I just installed a solid wood door (first time doing it) and I got a gap of 3-4 mm on the hinge side and 6 mm on the striker plate side.

Just looking at it I think the gap is a bit too much, but I might be overthinking it. I even surface mounted the striker plate (instead of inset in a mortise) just to reduce the gap a bit.

door gap

door gap

The hinges are properly inset but I think that I can shim between the hinges and the door jamb with some cardboard shims.

  • If this is a inside door 6mm or ~1/4" would be fine. If a external door to be locked this is quite a large gap and it would be very easy to open the latch with a comb or pocket knife.
    – Ed Beal
    Jul 25, 2016 at 13:36
  • This is a external door, but it is almost impossible to open the latch from the outside. There is some 5 mm of overlapped wood (I don't know what is the name of the part of the jamb that stops the door from swinging out) blocking the way. Jul 25, 2016 at 14:21
  • 1
    It's appropriately called the "stop". :)
    – isherwood
    Jul 25, 2016 at 14:31

1 Answer 1


The two primary factors are latch operation and weather sealing (where applicable). 1/4" (6mm) is getting fairly large, but still within what I'd consider acceptable. It's hard to say without seeing it all in action.

Much more than that and I'd take your approach of shimming the hinges, but use some nylon or other non-biodegradable material in the case of an exterior door.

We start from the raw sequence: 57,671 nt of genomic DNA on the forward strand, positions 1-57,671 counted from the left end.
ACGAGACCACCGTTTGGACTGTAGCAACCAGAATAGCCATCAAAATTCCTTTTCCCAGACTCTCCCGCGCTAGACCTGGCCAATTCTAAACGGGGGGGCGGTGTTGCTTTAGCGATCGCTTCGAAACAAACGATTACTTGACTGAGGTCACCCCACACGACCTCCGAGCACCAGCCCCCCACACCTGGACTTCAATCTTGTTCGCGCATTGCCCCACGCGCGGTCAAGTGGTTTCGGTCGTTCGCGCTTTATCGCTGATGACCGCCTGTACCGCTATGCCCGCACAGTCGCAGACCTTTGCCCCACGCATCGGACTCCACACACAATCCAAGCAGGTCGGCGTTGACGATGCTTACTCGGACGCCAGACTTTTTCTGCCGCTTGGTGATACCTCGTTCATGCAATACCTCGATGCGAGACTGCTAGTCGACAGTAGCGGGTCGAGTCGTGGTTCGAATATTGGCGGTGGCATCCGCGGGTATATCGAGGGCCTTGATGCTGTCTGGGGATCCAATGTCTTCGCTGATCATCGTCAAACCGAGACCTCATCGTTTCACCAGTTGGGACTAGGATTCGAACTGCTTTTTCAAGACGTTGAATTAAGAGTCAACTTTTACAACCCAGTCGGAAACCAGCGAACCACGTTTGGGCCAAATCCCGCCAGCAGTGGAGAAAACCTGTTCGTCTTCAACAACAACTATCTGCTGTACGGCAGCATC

You could also surface-mount the strike plate, but this does look a bit less professional.

A less significant factor is the appearance of a large gap. Generally, as long as the gaps are individually uniform (parallel), they can be what they are. Varying gaps are what look sloppy.

  • They are uniform, and this is something that I tried hard to ensure. Both the handle and the bolt latch holds the door. But I think I will shim it anyway just to make it more even. This is a exterior door but is fully protected from the weather, does the cardboard shims will hold? Otherwise I might make some shims from a plastic soda bottle. Jul 25, 2016 at 14:24
  • 1
    Yeah, if they never get wet cardboard should work fine. It's easier to work with, too.
    – isherwood
    Jul 25, 2016 at 14:30
  • BTW, can I shim the door one hinge at time without removing the door? Just unscrewing and screwing back with the shims? Jul 25, 2016 at 14:48
  • 1
    Yes. There's typically enough play in the system to allow that.
    – isherwood
    Jul 25, 2016 at 14:50
  • Done, shimmed with 4 pieces of cardboard under each hinge (1.5mm total) and now the gap is all around 4.5 mm). I will still leave the striker plate mounted on the surface for now, just to add an extra filler on the latch. After all that I realise that my door isn't perfectly flat (it warps a little bit diagonally) and my jamb is a bit wavy on the bottom. Jul 25, 2016 at 17:16

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